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MIA for a while, but back @ B&B

After a way too long hiatus, I am back to B&B. I hope I can ease myself back into a daily regiment of reading, sharing, and enjoying the good things in life that B&B celebrates. For me, that starts with a great cup of coffee, even before a shave. So this is the first forum I am posting in and hopefully I can get back to being a part of this great community. I am working from home, as I'm sure most of you are, so I am drinking more coffee. Even as I type this, I have a cup of Kenya AA brewed in a French Press, that I am enjoying.

Those that have been around a while, I will post more about my experience with the coffee truck and having a coffee business. There is much to tell, but I can spoil the surprise now that the business is closed and there is no chance to reopen and I'm quite happy with that. As I tell others, I am out of the business-business.

Cheers to the Cafe members. I hope to catch up more soon.
 
I was wondering what happened tp you.
Mick,

It’s been a long and winding road, to say the least. But I am very, very happy to be done with all of that. I’ll gladly drink my own roasts from my Behmor or from other roasters. I put everything I had into the business and every dime I had and gave it my all. Some poor decisions and some even worse cash management choices put me into a hole that would take a long time to recover from. Then add in my Dad getting prostate cancer(recovered and cancer free👍🏻) and me having to go to/from KY very regularly, and then top that with never-ending truck repairs/problems and this is a recipe for the disaster it was. It was fun and I always knew I could do the enormous amount of legwork to do it, but I never dreamed I’d have the incredible amount of issues along the way. You always count on problems and assume the expenses will be much higher than budgeted, but can’t forecast some things and when it all hits the fan at once, it kills your entrepreneurial spirit. When it’s problem after problem, it kills any momentum you have built since the previous setback. And you can only throw $ at some problems for so long and the $ dries up.

But I did it, have zero regrets, and happily working for the man and plan on doing so until I can retire. I can assure you of this, after going through all I did, it makes working for the man much easier and I appreciate the little things much more now-Like receiving a paycheck!

Good to get back to some normalcy.

Cheers!
 
Mick,

It’s been a long and winding road, to say the least. But I am very, very happy to be done with all of that. I’ll gladly drink my own roasts from my Behmor or from other roasters. I put everything I had into the business and every dime I had and gave it my all. Some poor decisions and some even worse cash management choices put me into a hole that would take a long time to recover from. Then add in my Dad getting prostate cancer(recovered and cancer free👍🏻) and me having to go to/from KY very regularly, and then top that with never-ending truck repairs/problems and this is a recipe for the disaster it was. It was fun and I always knew I could do the enormous amount of legwork to do it, but I never dreamed I’d have the incredible amount of issues along the way. You always count on problems and assume the expenses will be much higher than budgeted, but can’t forecast some things and when it all hits the fan at once, it kills your entrepreneurial spirit. When it’s problem after problem, it kills any momentum you have built since the previous setback. And you can only throw $ at some problems for so long and the $ dries up.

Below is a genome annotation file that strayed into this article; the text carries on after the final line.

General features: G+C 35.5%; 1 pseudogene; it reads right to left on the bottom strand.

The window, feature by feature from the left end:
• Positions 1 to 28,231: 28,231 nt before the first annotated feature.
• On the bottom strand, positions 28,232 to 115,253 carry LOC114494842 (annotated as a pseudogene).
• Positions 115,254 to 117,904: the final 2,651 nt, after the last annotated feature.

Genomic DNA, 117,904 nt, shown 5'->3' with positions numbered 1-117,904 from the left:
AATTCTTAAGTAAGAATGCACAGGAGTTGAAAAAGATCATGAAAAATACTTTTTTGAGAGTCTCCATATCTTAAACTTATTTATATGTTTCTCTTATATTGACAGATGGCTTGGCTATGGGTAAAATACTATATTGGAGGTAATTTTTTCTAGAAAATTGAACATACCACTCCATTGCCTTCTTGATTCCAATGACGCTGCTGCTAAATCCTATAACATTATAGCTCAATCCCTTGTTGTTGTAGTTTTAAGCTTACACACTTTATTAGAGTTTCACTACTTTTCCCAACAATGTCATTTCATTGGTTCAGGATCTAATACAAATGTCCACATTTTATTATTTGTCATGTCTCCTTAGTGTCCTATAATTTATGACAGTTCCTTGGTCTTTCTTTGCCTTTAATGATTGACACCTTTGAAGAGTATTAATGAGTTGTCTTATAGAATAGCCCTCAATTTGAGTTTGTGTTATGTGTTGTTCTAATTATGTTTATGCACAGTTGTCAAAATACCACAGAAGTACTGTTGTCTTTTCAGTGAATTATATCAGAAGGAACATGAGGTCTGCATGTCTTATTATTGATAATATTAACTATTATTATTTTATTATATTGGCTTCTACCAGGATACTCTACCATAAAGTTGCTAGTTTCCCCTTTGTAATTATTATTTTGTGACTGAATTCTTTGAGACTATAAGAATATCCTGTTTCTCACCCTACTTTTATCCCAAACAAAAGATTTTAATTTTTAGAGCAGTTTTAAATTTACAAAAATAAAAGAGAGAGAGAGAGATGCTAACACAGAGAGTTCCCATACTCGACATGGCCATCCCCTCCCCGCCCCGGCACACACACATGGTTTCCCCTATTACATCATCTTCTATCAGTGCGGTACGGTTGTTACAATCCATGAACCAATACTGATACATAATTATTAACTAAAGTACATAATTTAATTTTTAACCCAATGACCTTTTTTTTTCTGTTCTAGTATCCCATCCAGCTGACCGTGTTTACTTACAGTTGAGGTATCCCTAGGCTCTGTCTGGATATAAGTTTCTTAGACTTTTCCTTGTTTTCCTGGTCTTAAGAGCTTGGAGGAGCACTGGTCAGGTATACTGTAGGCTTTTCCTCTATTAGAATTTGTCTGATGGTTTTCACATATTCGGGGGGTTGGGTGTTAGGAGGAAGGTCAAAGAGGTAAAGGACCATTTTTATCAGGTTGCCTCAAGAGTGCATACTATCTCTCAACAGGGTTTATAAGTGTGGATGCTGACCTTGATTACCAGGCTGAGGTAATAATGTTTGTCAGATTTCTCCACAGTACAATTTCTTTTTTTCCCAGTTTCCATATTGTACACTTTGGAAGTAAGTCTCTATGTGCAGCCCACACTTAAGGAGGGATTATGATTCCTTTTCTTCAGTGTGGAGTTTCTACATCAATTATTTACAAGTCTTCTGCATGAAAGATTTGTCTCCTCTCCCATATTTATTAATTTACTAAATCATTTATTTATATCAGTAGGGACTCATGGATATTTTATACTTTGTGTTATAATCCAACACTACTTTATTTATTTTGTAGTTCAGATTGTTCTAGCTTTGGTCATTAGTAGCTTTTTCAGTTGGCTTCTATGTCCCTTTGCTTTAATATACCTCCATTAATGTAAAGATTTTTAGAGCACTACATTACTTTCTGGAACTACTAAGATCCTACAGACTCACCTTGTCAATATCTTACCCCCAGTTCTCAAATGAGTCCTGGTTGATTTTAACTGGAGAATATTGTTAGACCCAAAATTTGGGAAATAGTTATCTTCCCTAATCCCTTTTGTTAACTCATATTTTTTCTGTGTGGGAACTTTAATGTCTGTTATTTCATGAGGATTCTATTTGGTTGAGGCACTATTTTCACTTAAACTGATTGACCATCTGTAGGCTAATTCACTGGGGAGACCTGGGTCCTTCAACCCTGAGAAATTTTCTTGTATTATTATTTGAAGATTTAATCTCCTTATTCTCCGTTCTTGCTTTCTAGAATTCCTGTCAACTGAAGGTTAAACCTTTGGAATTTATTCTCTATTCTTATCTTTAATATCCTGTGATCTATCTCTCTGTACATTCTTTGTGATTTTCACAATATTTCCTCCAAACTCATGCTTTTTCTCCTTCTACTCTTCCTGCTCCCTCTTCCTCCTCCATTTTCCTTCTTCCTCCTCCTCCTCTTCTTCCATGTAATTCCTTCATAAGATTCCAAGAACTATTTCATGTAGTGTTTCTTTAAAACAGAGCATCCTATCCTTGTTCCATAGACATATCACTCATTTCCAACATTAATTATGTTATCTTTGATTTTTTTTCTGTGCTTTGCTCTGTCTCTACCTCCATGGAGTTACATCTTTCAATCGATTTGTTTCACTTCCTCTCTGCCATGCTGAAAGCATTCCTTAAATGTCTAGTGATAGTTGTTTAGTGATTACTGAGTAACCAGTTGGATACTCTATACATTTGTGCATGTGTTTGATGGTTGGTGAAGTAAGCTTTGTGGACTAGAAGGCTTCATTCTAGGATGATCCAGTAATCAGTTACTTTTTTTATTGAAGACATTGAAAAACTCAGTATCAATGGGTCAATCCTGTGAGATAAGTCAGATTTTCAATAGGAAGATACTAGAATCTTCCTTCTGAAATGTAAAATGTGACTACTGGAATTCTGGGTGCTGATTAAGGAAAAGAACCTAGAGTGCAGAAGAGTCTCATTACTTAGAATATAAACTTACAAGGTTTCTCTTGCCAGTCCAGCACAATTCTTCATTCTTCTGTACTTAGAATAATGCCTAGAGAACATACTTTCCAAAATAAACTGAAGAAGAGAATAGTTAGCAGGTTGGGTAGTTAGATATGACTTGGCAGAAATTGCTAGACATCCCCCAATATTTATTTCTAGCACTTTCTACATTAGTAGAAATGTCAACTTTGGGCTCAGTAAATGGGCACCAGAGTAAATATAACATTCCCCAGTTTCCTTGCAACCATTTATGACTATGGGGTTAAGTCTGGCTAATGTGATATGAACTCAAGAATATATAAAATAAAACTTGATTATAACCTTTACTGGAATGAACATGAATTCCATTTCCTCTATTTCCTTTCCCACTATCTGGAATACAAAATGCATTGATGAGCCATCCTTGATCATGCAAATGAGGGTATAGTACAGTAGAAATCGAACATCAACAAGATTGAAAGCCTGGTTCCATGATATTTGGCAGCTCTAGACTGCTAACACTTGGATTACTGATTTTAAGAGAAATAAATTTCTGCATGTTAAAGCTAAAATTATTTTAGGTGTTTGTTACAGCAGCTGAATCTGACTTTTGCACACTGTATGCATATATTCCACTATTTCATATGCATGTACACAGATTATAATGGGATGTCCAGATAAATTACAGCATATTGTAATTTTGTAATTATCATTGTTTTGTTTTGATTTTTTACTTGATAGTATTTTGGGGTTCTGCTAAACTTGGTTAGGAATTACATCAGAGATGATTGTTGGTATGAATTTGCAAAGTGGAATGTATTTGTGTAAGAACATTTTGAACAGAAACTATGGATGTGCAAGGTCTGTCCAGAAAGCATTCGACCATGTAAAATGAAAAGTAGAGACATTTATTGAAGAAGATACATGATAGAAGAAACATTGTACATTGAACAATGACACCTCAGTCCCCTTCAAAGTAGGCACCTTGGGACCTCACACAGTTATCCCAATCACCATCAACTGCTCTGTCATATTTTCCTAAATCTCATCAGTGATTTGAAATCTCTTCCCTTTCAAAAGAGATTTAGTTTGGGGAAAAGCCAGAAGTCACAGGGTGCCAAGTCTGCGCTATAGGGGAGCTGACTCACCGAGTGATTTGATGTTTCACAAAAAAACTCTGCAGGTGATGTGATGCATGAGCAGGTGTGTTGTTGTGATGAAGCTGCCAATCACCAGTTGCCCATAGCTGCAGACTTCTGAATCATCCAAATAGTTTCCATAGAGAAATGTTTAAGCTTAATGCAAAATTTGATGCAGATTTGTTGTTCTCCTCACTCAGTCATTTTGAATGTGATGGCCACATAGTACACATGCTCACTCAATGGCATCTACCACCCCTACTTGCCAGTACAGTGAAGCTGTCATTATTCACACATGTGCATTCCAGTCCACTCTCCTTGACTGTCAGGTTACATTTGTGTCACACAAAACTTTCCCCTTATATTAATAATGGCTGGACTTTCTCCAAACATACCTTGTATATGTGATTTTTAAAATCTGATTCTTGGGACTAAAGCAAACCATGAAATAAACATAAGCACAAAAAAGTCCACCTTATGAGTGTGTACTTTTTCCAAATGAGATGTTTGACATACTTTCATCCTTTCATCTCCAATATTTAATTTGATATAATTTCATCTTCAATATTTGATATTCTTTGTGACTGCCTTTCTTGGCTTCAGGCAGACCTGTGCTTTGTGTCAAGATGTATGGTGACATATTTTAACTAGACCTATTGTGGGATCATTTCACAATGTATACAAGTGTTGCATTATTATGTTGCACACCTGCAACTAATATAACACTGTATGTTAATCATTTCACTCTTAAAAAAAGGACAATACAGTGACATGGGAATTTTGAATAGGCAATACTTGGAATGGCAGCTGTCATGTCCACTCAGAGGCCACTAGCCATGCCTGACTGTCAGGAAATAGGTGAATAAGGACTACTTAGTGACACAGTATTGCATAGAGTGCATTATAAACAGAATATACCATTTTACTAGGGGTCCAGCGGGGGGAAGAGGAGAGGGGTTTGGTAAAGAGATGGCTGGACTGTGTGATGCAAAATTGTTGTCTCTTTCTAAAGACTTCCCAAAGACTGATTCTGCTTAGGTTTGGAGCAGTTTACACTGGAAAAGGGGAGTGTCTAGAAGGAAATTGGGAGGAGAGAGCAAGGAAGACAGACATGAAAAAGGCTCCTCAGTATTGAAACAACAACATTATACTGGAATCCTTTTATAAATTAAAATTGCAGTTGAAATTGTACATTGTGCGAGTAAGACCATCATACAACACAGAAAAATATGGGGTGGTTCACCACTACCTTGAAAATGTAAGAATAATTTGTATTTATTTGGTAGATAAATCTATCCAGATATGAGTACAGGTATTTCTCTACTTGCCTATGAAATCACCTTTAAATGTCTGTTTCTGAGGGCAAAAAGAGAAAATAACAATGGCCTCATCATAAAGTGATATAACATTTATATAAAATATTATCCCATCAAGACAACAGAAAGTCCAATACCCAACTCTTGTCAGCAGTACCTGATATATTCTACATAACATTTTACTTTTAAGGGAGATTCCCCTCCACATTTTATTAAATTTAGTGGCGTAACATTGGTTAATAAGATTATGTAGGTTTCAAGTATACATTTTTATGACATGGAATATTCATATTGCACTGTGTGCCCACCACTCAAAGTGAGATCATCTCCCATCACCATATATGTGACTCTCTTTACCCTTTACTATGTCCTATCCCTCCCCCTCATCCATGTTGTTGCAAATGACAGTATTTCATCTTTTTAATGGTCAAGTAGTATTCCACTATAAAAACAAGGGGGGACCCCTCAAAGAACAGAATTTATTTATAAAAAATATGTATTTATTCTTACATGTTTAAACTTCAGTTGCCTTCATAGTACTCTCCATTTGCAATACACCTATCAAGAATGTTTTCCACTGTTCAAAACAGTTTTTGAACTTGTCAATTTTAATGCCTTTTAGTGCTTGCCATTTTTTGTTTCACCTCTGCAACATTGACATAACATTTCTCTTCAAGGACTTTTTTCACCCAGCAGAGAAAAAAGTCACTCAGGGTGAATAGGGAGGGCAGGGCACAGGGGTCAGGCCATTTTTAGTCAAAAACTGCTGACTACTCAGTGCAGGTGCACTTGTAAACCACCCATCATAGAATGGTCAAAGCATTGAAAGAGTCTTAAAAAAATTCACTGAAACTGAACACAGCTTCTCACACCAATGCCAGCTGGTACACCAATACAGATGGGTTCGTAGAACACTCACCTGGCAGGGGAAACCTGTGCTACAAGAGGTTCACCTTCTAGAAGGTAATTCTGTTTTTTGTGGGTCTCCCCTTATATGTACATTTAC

But I did it, have zero regrets, and happily working for the man and plan on doing so until I can retire. I can assure you of this, after going through all I did, it makes working for the man much easier and I appreciate the little things much more now-Like receiving a paycheck!

Good to get back to some normalcy.

Cheers!
That sux....

Did you have fun? In the end that's all that matters.
 
It was fun, for a while and I truly have no regrets. I can and will always look back at that time with pride in the fact that I took the leap and did it. I spent an incredible amount of time planning and preparing for the business. As many know, you can only plan for so much. I am not sorry I did it, but I am glad to be on the other side of everything. Even when things go haywire, there is a very long tail as you try to close down a business. Obviously, there is a lot to do before opening and people know this, but when you shut down the paperwork and red tape goes on for a while.

Just knowing that I can and did work so hard is the satisfying part I take away. Not that I don't work hard now, but when you are working for yourself, the hard work and long days seem to be much easier. Now when I shut my computer down at precisely quitting time, that part is very satisfying that I get to leave work with work. I don't have to stay up many long nights trying to work things out. So there is good and bad with this experience, but I continue to choose the positives that I have taken away and definitely see the many positives in not having to work for myself. I'll say this if I ever did it again, which I just can't see happening, I'd have to have some type of partner or key person that is vested in the company to work with. When it's just you, it is an overwhelming amount of work and responsibility. But I'd have a very tough time convincing myself, and if somehow that happened, my Wife would likely whap me in the head with a baseball bat before I had a chance to even think about it.

Thank you for the warm welcome as I sit down for a work session at home and enjoy some Guatemalan San Sebastian from Perc Coffee Roasters in Savannah- those guys really put out some great coffee.

Cheers folks!
 
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